Fresno County is expected to settle an American Civil Liberties Union lawsuit over its food policies at the jail.
The lawsuit was filed on behalf of inmates by Fresno-area citizens, who said the jail’s food policies didn’t meet with religious guidelines. Three inmates had requested kosher meals, but those requests were not granted.
The county has agreed to pay $22,500 to settle the case. It already was charged $7,500 for ACLU attorney’s fees when the case was dismissed from federal court and ordered moved to a local courts level, said County Counsel Dan Cederborg. The Fresno County Board of Supervisors could discuss the issue Tuesday during its regular meeting.
To fight the case further could cost the county upward of $55,000 or more, Cederborg said. Instead, he is suggesting the county settle the case.
The lawsuit challenged the county’s accommodations for diets based on religious standards, and the grievance process for inmates who had unique dietary needs.
He said the jail’s policy did not conform with state and federal guidelines, but it was being carried out in the jail in conformance with state and federal rules.
“The written policy we had wasn’t how we handled it,” he said. “It was being done right, but the policy didn’t necessarily conform with what we were doing.”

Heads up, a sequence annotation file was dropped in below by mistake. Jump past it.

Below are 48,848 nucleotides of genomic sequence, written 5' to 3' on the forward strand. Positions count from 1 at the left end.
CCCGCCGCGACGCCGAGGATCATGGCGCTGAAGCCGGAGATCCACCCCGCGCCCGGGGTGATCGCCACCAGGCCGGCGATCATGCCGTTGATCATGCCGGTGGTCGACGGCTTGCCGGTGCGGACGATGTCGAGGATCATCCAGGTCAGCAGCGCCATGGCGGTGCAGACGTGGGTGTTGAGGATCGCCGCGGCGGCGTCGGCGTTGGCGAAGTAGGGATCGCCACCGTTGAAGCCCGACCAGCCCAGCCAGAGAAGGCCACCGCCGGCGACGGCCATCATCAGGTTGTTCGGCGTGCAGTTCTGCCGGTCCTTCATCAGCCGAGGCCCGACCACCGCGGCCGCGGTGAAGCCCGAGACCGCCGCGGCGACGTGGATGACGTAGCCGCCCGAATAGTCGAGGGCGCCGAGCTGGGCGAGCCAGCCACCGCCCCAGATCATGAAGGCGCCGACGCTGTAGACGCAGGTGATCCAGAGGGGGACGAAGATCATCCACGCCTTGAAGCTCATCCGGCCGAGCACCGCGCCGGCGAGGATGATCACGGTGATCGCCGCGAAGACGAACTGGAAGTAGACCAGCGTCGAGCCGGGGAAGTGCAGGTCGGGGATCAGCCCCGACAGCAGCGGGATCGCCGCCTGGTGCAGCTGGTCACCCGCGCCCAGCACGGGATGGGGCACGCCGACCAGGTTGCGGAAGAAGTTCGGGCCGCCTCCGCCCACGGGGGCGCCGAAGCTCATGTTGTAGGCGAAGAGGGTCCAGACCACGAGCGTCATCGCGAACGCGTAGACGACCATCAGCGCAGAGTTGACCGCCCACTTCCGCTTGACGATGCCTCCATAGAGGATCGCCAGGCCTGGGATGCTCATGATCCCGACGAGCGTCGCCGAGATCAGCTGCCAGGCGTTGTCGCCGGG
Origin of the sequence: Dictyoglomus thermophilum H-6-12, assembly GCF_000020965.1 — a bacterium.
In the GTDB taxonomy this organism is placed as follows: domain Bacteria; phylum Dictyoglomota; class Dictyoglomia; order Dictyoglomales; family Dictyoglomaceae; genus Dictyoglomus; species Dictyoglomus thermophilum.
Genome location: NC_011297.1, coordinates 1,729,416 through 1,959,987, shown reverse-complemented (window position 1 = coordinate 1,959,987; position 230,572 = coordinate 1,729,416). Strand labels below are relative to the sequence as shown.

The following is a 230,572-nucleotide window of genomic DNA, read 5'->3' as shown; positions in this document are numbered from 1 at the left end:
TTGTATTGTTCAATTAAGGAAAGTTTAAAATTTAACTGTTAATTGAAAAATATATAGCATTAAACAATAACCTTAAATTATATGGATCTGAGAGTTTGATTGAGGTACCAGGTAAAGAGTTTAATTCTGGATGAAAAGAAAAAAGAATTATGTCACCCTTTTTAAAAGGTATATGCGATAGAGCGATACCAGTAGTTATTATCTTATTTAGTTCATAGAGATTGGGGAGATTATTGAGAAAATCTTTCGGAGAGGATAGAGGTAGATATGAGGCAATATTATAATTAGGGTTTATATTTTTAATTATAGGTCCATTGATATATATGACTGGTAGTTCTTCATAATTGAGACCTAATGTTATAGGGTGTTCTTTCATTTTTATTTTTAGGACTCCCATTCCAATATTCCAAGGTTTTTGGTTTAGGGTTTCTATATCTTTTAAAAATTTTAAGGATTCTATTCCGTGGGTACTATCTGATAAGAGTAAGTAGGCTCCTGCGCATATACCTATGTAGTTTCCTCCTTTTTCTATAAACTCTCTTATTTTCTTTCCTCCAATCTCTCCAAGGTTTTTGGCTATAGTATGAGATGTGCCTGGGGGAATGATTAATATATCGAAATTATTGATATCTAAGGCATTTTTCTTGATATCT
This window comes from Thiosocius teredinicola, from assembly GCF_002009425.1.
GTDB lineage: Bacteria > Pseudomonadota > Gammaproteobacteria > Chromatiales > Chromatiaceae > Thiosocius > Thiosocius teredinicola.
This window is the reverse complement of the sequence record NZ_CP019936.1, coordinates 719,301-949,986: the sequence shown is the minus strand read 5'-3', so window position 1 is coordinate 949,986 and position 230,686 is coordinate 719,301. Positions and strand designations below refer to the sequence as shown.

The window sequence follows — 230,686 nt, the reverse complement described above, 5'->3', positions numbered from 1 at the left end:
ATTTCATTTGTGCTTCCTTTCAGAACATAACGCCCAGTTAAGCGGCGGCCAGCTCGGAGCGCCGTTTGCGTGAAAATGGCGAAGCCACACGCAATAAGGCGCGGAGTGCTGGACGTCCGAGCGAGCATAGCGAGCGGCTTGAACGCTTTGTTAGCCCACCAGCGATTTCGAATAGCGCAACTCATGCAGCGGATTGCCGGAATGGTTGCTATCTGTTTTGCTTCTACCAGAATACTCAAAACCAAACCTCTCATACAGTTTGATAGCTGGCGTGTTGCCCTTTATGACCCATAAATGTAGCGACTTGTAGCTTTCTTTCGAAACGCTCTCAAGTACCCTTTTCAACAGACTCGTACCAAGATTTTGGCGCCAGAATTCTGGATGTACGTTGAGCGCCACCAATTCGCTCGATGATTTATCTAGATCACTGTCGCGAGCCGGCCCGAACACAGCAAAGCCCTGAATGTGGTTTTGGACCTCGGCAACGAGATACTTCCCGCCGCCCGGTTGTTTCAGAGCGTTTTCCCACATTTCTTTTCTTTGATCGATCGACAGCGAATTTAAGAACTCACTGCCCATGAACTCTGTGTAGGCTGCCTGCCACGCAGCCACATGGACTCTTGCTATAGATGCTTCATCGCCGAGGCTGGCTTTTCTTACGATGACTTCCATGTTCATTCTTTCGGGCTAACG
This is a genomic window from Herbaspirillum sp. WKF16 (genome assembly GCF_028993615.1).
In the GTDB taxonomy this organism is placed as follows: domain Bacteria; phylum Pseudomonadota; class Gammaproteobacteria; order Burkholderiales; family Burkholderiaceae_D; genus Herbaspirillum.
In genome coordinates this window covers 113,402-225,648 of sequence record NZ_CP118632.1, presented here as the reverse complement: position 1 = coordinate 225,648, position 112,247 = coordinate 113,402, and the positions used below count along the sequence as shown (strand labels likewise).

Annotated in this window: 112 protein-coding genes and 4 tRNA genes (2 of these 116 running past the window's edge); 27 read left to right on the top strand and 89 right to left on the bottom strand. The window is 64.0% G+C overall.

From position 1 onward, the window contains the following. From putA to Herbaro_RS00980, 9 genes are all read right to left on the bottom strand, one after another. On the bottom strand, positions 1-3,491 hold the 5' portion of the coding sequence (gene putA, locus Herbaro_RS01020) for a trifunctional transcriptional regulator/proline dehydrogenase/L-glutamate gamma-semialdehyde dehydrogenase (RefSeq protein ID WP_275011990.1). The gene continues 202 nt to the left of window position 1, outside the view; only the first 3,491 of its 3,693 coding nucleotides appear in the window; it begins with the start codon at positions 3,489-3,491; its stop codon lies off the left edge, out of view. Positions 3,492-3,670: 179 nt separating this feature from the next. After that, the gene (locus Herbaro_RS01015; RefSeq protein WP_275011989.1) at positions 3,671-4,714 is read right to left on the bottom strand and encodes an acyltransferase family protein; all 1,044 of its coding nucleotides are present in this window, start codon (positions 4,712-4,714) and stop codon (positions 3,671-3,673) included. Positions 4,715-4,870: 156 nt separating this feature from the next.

It was being done right, but the policy didn’t necessarily conform with what we were doing.
Dan Cederborg, Fresno County counsel
The case dates to 2011 when an inmate requested a kosher meal and the jail denied him, said Novella Coleman, a lawyer for the ACLU of Northern California. Eventually, she said, the inmate was granted the kosher diet, but the policy was not changed. In 2013, three inmates were specifically named in the lawsuit. They converted to Judaism while in Fresno County Jail.
The ACLU claims the county’s action violated the First Amendment, the California Constitution and the Religious Land Use and Institutionalized Persons Act.
The policy is for “inmates who demonstrate a sincere religious belief within a major, legitimate, recognized religious community, to receive an orthodox religious diet.” But the jail told the inmates that their meals were denied because they were “unable to provide the name of a rabbi or synagogue where he has been practicing his Jewish faith to verify his affiliation.”
Because the conversion was not done before “a rabbinical court, consisting of three rabbinical authorities,” the inmate could not verify his affiliation, the lawsuit said.
Rabbis have told jail officials that they don’t offer their services to converts in the jail, according to the lawsuit.
The county has adjusted its policy, Coleman said, which now complies with federal and state law.
She said that state and federal law are based on the sincerity of a person’s beliefs.